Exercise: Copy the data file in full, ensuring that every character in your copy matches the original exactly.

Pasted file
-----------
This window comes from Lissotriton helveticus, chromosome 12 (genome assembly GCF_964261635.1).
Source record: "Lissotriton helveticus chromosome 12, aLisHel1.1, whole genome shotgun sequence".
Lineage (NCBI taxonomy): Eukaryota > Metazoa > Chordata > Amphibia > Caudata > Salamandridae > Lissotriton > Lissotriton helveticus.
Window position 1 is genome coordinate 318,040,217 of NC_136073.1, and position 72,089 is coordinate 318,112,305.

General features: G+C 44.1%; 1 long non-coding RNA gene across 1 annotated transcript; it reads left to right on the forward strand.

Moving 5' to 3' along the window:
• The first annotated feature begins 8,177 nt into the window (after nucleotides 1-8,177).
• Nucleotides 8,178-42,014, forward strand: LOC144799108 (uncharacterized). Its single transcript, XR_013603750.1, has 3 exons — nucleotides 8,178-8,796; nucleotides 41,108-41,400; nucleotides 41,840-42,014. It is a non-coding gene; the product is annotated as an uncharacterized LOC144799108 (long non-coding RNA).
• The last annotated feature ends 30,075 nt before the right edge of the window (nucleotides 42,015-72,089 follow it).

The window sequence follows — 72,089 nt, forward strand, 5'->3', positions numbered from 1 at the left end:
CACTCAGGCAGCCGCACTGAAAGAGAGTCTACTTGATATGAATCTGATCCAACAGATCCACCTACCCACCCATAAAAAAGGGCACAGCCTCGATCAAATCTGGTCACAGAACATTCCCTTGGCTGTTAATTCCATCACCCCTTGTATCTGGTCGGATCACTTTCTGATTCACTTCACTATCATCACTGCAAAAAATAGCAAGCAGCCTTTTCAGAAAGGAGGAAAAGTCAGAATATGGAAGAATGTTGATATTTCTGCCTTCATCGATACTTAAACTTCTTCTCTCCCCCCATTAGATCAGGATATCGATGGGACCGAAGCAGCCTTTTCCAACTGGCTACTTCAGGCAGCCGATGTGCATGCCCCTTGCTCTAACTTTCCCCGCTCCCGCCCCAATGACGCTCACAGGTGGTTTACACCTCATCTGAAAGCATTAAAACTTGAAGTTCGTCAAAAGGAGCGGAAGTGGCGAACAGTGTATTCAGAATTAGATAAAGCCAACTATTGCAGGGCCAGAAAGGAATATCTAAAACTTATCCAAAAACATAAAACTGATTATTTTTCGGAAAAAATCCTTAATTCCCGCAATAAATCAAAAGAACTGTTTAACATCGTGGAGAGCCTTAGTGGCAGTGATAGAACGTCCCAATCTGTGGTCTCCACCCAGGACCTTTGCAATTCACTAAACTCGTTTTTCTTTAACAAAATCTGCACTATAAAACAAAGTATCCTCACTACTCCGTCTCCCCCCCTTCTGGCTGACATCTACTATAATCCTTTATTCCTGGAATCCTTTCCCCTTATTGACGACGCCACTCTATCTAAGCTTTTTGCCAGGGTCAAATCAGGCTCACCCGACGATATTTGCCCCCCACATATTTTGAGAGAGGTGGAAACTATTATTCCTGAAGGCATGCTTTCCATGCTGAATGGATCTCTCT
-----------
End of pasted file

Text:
This window comes from Lissotriton helveticus, chromosome 12 (genome assembly GCF_964261635.1).
Source record: "Lissotriton helveticus chromosome 12, aLisHel1.1, whole genome shotgun sequence".
Lineage (NCBI taxonomy): Eukaryota > Metazoa > Chordata > Amphibia > Caudata > Salamandridae > Lissotriton > Lissotriton helveticus.
Window position 1 is genome coordinate 318,040,217 of NC_136073.1, and position 72,089 is coordinate 318,112,305.

General features: G+C 44.1%; 1 long non-coding RNA gene across 1 annotated transcript; it reads left to right on the forward strand.

Moving 5' to 3' along the window:
• The first annotated feature begins 8,177 nt into the window (after nucleotides 1-8,177).
• Nucleotides 8,178-42,014, forward strand: LOC144799108 (uncharacterized). Its single transcript, XR_013603750.1, has 3 exons — nucleotides 8,178-8,796; nucleotides 41,108-41,400; nucleotides 41,840-42,014. It is a non-coding gene; the product is annotated as an uncharacterized LOC144799108 (long non-coding RNA).
• The last annotated feature ends 30,075 nt before the right edge of the window (nucleotides 42,015-72,089 follow it).

The window sequence follows — 72,089 nt, forward strand, 5'->3', positions numbered from 1 at the left end:
CACTCAGGCAGCCGCACTGAAAGAGAGTCTACTTGATATGAATCTGATCCAACAGATCCACCTACCCACCCATAAAAAAGGGCACAGCCTCGATCAAATCTGGTCACAGAACATTCCCTTGGCTGTTAATTCCATCACCCCTTGTATCTGGTCGGATCACTTTCTGATTCACTTCACTATCATCACTGCAAAAAATAGCAAGCAGCCTTTTCAGAAAGGAGGAAAAGTCAGAATATGGAAGAATGTTGATATTTCTGCCTTCATCGATACTTAAACTTCTTCTCTCCCCCCATTAGATCAGGATATCGATGGGACCGAAGCAGCCTTTTCCAACTGGCTACTTCAGGCAGCCGATGTGCATGCCCCTTGCTCTAACTTTCCCCGCTCCCGCCCCAATGACGCTCACAGGTGGTTTACACCTCATCTGAAAGCATTAAAACTTGAAGTTCGTCAAAAGGAGCGGAAGTGGCGAACAGTGTATTCAGAATTAGATAAAGCCAACTATTGCAGGGCCAGAAAGGAATATCTAAAACTTATCCAAAAACATAAAACTGATTATTTTTCGGAAAAAATCCTTAATTCCCGCAATAAATCAAAAGAACTGTTTAACATCGTGGAGAGCCTTAGTGGCAGTGATAGAACGTCCCAATCTGTGGTCTCCACCCAGGACCTTTGCAATTCACTAAACTCGTTTTTCTTTAACAAAATCTGCACTATAAAACAAAGTATCCTCACTACTCCGTCTCCCCCCCTTCTGGCTGACATCTACTATAATCCTTTATTCCTGGAATCCTTTCCCCTTATTGACGACGCCACTCTATCTAAGCTTTTTGCCAGGGTCAAATCAGGCTCACCCGACGATATTTGCCCCCCACATATTTTGAGAGAGGTGGAAACTATTATTCCTGAAGGCATGCTTTCCATGCTGAATGGATCTCTCT